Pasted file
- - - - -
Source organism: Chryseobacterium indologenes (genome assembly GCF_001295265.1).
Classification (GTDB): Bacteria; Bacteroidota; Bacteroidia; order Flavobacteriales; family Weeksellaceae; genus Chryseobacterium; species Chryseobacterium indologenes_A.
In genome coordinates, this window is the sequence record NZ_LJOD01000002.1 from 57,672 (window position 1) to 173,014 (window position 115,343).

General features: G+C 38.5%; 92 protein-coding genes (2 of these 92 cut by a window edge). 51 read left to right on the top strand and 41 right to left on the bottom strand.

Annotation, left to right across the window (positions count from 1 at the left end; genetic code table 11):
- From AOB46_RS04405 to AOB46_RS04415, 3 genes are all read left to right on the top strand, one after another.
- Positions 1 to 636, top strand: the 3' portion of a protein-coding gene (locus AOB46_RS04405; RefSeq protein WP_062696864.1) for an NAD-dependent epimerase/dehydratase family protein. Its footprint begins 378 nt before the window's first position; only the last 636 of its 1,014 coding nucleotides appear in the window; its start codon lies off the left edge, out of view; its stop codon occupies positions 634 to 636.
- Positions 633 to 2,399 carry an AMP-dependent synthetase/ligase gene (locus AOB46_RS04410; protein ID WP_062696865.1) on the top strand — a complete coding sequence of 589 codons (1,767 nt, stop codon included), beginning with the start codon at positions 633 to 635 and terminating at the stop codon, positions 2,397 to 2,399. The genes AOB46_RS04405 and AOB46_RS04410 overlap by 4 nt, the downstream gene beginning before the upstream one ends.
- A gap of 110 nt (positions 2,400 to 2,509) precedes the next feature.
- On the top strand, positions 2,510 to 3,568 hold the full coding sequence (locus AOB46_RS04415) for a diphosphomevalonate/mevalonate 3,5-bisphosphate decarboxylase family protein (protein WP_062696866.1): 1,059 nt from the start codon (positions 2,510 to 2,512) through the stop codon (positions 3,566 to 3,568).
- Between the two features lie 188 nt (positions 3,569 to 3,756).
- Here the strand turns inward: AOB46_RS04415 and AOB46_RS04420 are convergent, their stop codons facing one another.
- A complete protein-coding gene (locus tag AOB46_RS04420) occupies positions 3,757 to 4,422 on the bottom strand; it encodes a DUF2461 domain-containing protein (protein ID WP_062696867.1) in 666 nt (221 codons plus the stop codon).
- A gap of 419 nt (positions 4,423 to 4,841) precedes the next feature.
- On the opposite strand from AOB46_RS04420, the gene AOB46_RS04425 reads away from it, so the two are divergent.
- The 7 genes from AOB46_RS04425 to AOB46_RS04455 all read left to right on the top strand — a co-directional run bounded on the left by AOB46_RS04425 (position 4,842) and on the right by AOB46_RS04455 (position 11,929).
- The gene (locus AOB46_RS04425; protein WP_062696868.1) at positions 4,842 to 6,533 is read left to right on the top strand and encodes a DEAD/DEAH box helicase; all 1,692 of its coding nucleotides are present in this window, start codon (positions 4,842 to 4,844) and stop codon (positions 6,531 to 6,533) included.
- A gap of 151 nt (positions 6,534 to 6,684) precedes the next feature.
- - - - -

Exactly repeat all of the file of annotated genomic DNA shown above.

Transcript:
Source organism: Chryseobacterium indologenes (genome assembly GCF_001295265.1).
Classification (GTDB): Bacteria; Bacteroidota; Bacteroidia; order Flavobacteriales; family Weeksellaceae; genus Chryseobacterium; species Chryseobacterium indologenes_A.
In genome coordinates, this window is the sequence record NZ_LJOD01000002.1 from 57,672 (window position 1) to 173,014 (window position 115,343).

General features: G+C 38.5%; 92 protein-coding genes (2 of these 92 cut by a window edge). 51 read left to right on the top strand and 41 right to left on the bottom strand.

Annotation, left to right across the window (positions count from 1 at the left end; genetic code table 11):
- From AOB46_RS04405 to AOB46_RS04415, 3 genes are all read left to right on the top strand, one after another.
- Positions 1 to 636, top strand: the 3' portion of a protein-coding gene (locus AOB46_RS04405; RefSeq protein WP_062696864.1) for an NAD-dependent epimerase/dehydratase family protein. Its footprint begins 378 nt before the window's first position; only the last 636 of its 1,014 coding nucleotides appear in the window; its start codon lies off the left edge, out of view; its stop codon occupies positions 634 to 636.
- Positions 633 to 2,399 carry an AMP-dependent synthetase/ligase gene (locus AOB46_RS04410; protein ID WP_062696865.1) on the top strand — a complete coding sequence of 589 codons (1,767 nt, stop codon included), beginning with the start codon at positions 633 to 635 and terminating at the stop codon, positions 2,397 to 2,399. The genes AOB46_RS04405 and AOB46_RS04410 overlap by 4 nt, the downstream gene beginning before the upstream one ends.
- A gap of 110 nt (positions 2,400 to 2,509) precedes the next feature.
- On the top strand, positions 2,510 to 3,568 hold the full coding sequence (locus AOB46_RS04415) for a diphosphomevalonate/mevalonate 3,5-bisphosphate decarboxylase family protein (protein WP_062696866.1): 1,059 nt from the start codon (positions 2,510 to 2,512) through the stop codon (positions 3,566 to 3,568).
- Between the two features lie 188 nt (positions 3,569 to 3,756).
- Here the strand turns inward: AOB46_RS04415 and AOB46_RS04420 are convergent, their stop codons facing one another.
- A complete protein-coding gene (locus tag AOB46_RS04420) occupies positions 3,757 to 4,422 on the bottom strand; it encodes a DUF2461 domain-containing protein (protein ID WP_062696867.1) in 666 nt (221 codons plus the stop codon).
- A gap of 419 nt (positions 4,423 to 4,841) precedes the next feature.
- On the opposite strand from AOB46_RS04420, the gene AOB46_RS04425 reads away from it, so the two are divergent.
- The 7 genes from AOB46_RS04425 to AOB46_RS04455 all read left to right on the top strand — a co-directional run bounded on the left by AOB46_RS04425 (position 4,842) and on the right by AOB46_RS04455 (position 11,929).
- The gene (locus AOB46_RS04425; protein WP_062696868.1) at positions 4,842 to 6,533 is read left to right on the top strand and encodes a DEAD/DEAH box helicase; all 1,692 of its coding nucleotides are present in this window, start codon (positions 4,842 to 4,844) and stop codon (positions 6,531 to 6,533) included.
- A gap of 151 nt (positions 6,534 to 6,684) precedes the next feature.